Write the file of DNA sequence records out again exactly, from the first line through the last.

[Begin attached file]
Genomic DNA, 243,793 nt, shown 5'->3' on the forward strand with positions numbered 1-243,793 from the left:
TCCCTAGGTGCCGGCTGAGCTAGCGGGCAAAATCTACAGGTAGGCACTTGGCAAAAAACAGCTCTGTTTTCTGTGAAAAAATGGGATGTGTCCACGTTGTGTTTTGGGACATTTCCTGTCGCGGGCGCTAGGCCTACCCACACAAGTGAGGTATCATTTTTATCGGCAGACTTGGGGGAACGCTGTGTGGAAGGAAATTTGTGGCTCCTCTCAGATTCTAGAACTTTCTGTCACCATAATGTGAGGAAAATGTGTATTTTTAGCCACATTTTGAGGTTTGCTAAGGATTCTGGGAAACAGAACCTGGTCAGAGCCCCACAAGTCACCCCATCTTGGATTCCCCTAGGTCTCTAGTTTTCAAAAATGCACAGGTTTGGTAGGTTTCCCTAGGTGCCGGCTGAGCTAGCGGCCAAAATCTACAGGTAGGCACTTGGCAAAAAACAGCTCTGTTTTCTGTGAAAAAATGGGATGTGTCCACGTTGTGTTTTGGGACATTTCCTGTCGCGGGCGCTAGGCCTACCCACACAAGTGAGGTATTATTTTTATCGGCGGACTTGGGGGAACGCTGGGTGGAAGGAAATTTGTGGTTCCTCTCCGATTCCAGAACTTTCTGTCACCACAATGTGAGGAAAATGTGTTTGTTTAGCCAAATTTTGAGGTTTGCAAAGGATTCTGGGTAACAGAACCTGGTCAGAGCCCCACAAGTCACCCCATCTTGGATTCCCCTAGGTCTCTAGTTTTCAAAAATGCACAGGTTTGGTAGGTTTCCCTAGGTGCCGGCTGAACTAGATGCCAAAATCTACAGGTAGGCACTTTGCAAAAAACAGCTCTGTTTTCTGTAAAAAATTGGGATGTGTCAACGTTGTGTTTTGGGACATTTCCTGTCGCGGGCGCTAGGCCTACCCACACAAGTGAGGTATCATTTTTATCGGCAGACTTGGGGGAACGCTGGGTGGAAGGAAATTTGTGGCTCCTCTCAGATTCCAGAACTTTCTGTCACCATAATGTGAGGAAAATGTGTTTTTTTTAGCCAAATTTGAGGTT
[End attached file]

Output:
Genomic DNA, 243,793 nt, shown 5'->3' on the forward strand with positions numbered 1-243,793 from the left:
TCCCTAGGTGCCGGCTGAGCTAGCGGGCAAAATCTACAGGTAGGCACTTGGCAAAAAACAGCTCTGTTTTCTGTGAAAAAATGGGATGTGTCCACGTTGTGTTTTGGGACATTTCCTGTCGCGGGCGCTAGGCCTACCCACACAAGTGAGGTATCATTTTTATCGGCAGACTTGGGGGAACGCTGTGTGGAAGGAAATTTGTGGCTCCTCTCAGATTCTAGAACTTTCTGTCACCATAATGTGAGGAAAATGTGTATTTTTAGCCACATTTTGAGGTTTGCTAAGGATTCTGGGAAACAGAACCTGGTCAGAGCCCCACAAGTCACCCCATCTTGGATTCCCCTAGGTCTCTAGTTTTCAAAAATGCACAGGTTTGGTAGGTTTCCCTAGGTGCCGGCTGAGCTAGCGGCCAAAATCTACAGGTAGGCACTTGGCAAAAAACAGCTCTGTTTTCTGTGAAAAAATGGGATGTGTCCACGTTGTGTTTTGGGACATTTCCTGTCGCGGGCGCTAGGCCTACCCACACAAGTGAGGTATTATTTTTATCGGCGGACTTGGGGGAACGCTGGGTGGAAGGAAATTTGTGGTTCCTCTCCGATTCCAGAACTTTCTGTCACCACAATGTGAGGAAAATGTGTTTGTTTAGCCAAATTTTGAGGTTTGCAAAGGATTCTGGGTAACAGAACCTGGTCAGAGCCCCACAAGTCACCCCATCTTGGATTCCCCTAGGTCTCTAGTTTTCAAAAATGCACAGGTTTGGTAGGTTTCCCTAGGTGCCGGCTGAACTAGATGCCAAAATCTACAGGTAGGCACTTTGCAAAAAACAGCTCTGTTTTCTGTAAAAAATTGGGATGTGTCAACGTTGTGTTTTGGGACATTTCCTGTCGCGGGCGCTAGGCCTACCCACACAAGTGAGGTATCATTTTTATCGGCAGACTTGGGGGAACGCTGGGTGGAAGGAAATTTGTGGCTCCTCTCAGATTCCAGAACTTTCTGTCACCATAATGTGAGGAAAATGTGTTTTTTTTAGCCAAATTTGAGGTT